Monday, October 21, 2013

Incline Treadmill Calculator

This is an Incline Treadmill Calculator I have been using for a couple of years now for my Elbrus Race training. I also use it for training for my speed ascents on Colorado 14'ers and Utah Wasatch Front peaks.

Incline Treadmill Calculator

(if it doesn't load correctly please refresh this page)

If you have access to a Nordic Track or Freemotion Incline Trainer, they are able to go up to 40% incline. Some of their models can also do a negative incline of -6%. I've noticed though that the console report for vertical feet gained is a little off from the math as the incline gets steeper. I think this is because of their internal parts just counting passes of the sensor and doing integer math, instead of our Javascript calculator doing floating point math on the total miles and time. If anyone working for the company can explain it, I'd love to see the answer in a comment below.

7,167' in 114:06 (a little less than 2 hours) and 4.64 miles
If you don't have access to a steep incline treadmill, an average commercial treadmill should be able to do 15%. Let me quick explain the percentage of grade. This is the number of feet of vertical change over the distance of horizontal change. For example, if you walk 1000' and end up 10' higher, this is a 1% grade. Highway passes are rated for grade, with 6% or more being fairly steep for many trucks.

Riding the Incline Treadmill with Wireless Earphones

10% of a mile would be 528'. If you were to ride your treadmill for 2 miles at 10% you'd be going 1056' of uphill travel. As you can see, this can be quite a workout and an incline treadmill can be great training for mountain hiking.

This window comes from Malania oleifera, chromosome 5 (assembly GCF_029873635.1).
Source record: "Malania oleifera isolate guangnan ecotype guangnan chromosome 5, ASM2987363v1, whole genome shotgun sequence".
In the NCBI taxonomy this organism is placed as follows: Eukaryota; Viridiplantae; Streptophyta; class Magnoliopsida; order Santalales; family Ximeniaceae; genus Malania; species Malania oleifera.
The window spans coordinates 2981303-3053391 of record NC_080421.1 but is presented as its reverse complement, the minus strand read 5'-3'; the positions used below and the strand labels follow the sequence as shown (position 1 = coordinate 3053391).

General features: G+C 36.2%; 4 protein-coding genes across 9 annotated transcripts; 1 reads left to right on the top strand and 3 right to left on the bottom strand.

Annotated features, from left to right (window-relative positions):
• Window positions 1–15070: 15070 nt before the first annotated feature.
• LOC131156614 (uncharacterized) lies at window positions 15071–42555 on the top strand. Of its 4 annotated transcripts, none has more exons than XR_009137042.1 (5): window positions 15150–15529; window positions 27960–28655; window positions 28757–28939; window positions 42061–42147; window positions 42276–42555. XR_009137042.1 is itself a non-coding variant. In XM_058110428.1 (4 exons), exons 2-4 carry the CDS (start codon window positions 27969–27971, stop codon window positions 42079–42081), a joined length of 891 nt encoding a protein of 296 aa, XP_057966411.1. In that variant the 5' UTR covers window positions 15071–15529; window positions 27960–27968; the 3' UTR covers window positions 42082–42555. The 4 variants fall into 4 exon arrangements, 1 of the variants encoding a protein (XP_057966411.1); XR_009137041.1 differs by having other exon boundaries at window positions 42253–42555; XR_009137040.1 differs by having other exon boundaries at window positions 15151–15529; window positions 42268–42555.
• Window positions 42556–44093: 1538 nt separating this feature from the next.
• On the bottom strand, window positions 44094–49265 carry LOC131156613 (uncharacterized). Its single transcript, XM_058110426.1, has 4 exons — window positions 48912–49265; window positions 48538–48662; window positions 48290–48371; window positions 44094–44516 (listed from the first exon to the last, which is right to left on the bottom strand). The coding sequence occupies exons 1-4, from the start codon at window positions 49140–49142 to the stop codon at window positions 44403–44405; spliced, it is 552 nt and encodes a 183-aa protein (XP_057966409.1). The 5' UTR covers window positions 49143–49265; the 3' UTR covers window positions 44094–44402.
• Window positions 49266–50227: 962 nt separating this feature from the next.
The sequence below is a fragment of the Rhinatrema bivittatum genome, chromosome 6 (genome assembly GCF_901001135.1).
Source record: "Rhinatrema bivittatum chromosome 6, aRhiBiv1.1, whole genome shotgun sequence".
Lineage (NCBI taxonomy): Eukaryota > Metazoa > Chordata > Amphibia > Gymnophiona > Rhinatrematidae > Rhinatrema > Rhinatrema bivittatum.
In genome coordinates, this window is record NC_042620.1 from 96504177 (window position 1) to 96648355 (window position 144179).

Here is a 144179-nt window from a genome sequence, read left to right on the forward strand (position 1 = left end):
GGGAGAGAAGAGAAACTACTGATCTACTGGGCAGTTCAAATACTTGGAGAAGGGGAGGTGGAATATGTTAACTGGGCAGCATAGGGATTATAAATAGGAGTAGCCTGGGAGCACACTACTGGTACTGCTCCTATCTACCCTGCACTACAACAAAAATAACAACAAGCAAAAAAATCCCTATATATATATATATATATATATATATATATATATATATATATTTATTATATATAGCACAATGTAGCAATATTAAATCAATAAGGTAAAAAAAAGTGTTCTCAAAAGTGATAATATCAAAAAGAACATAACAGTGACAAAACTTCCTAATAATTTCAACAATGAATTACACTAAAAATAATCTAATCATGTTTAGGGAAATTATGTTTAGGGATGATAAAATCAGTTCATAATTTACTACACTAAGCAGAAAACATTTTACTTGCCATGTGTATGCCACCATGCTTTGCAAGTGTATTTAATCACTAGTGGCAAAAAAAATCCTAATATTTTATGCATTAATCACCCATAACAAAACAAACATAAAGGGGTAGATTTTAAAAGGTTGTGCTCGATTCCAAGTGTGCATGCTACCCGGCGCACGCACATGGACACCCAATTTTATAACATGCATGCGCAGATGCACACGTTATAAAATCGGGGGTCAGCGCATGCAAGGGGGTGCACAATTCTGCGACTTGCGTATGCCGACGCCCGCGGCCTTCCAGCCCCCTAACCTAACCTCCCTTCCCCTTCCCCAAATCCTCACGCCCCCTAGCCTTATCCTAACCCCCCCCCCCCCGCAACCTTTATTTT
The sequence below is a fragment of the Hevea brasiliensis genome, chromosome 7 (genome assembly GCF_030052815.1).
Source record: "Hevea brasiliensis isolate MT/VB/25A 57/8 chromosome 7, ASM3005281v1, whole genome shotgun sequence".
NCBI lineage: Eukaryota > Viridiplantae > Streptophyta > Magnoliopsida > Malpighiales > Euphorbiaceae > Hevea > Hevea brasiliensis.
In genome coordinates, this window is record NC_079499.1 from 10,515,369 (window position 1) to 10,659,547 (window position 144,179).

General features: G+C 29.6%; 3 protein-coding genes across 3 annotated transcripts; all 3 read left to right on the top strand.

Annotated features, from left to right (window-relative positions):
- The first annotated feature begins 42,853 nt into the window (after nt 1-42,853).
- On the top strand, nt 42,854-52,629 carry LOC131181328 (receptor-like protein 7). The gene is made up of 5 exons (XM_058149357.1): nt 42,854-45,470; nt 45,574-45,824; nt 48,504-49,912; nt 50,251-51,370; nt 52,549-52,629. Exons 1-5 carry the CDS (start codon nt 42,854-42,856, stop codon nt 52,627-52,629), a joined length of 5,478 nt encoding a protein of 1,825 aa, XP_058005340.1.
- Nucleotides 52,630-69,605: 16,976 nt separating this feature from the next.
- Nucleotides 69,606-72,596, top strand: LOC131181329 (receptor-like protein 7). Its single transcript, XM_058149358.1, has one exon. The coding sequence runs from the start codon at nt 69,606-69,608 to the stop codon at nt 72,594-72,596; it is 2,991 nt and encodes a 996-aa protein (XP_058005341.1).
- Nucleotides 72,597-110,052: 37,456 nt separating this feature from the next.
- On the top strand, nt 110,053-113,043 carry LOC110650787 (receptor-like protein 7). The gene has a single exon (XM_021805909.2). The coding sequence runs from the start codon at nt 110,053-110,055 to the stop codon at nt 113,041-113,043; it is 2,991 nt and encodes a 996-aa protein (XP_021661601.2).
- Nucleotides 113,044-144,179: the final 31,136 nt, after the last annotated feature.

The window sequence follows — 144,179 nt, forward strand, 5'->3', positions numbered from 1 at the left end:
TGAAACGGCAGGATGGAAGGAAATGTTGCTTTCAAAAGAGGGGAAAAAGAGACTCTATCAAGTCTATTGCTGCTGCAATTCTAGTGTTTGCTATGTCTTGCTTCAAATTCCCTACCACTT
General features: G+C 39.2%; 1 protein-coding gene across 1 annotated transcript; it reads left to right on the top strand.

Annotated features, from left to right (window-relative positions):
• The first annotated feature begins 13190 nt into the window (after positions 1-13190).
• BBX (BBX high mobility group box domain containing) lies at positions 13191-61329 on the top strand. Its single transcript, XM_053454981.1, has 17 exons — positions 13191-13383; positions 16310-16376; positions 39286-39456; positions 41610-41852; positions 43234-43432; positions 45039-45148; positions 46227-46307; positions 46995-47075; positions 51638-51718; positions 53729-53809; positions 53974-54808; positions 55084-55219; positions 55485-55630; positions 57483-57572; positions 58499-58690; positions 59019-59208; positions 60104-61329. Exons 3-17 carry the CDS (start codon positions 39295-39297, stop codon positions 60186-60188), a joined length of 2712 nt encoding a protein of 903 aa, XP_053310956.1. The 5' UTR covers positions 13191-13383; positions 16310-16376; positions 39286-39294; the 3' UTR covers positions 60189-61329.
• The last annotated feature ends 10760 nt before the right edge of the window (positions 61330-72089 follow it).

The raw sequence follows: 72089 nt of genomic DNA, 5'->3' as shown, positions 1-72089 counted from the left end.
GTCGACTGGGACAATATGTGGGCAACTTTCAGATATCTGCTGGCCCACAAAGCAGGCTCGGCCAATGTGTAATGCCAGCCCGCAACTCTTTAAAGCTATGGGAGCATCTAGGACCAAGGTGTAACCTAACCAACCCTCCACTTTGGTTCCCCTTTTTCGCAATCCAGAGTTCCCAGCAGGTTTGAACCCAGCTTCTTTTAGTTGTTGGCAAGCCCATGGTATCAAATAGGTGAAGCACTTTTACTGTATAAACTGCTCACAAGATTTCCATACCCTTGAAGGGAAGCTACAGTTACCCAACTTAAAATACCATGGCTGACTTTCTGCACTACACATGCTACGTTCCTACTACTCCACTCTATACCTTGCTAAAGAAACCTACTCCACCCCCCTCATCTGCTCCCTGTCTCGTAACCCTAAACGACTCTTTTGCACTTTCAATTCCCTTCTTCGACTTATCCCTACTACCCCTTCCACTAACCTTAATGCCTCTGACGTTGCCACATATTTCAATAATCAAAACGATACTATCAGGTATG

Minimalist footwear is great to strengthen the feet for incline treadmill use
If you'd like to see some great example Incline Treadmill Workouts, check my posts here and at my OTHER BLOG for some of my own Incline Treadmill Workouts. Remember, stay safe when working out and don't do something that isn't good for you. YMMV.

Friday, October 11, 2013

Stairmaster Workout - Stepmill Calculator

This is a Stairmaster Workout Stepmill Calculator I have been using for a couple of years now for my Elbrus Race training. I also use it for training for my speed ascents on Colorado 14'ers and Utah Wasatch Front peaks.

UPDATE: I recently rewrote this to output data similar to the Incline Treadmill Calculator. I want it to work better with my "Couch to Colorado 14er" Training Program, due out in Mid-March. For the Journaling system I suggest consistency when you log your training sessions. MORE INFO - 22 February 2014

Stairmaster Workout - Stepmill Calculator

(if it doesn't load correctly please refresh this page)

This Stairmaster Workout Stepmill Calculator will automatically highlight your results, so copy it to your clipboard and then paste into your own workout tracking software, or blog, or journal. Remember, if you can't measure and track it you can't manage it to the best of your ability.
Stairmaster Workout

Stairmaster Workouts:

I prefer simple, basic, Manual Program sessions when possible. There are some variations between models. Some allow you to start with simple Level Settings. Others allow you to manually enter your Steps Per Minute. In either case, a few minutes of messing around will let you find out which settings match your current level of fitness. Mine does Steps Per Minute, so I'll use that for these programs.

Beginner Stairmaster Workout

Set the Stepmill for 20 minutes at 25 steps/minute. After about 5 minutes bump it up to 30. Try to go up 5 steps/minute every 5 minutes until your heart rate exceeds your 80% level. If that doesn't happen, in the next workout start at 30 and work your way up. Keep going up until you end with 5 minutes in your 80% heart rate zone.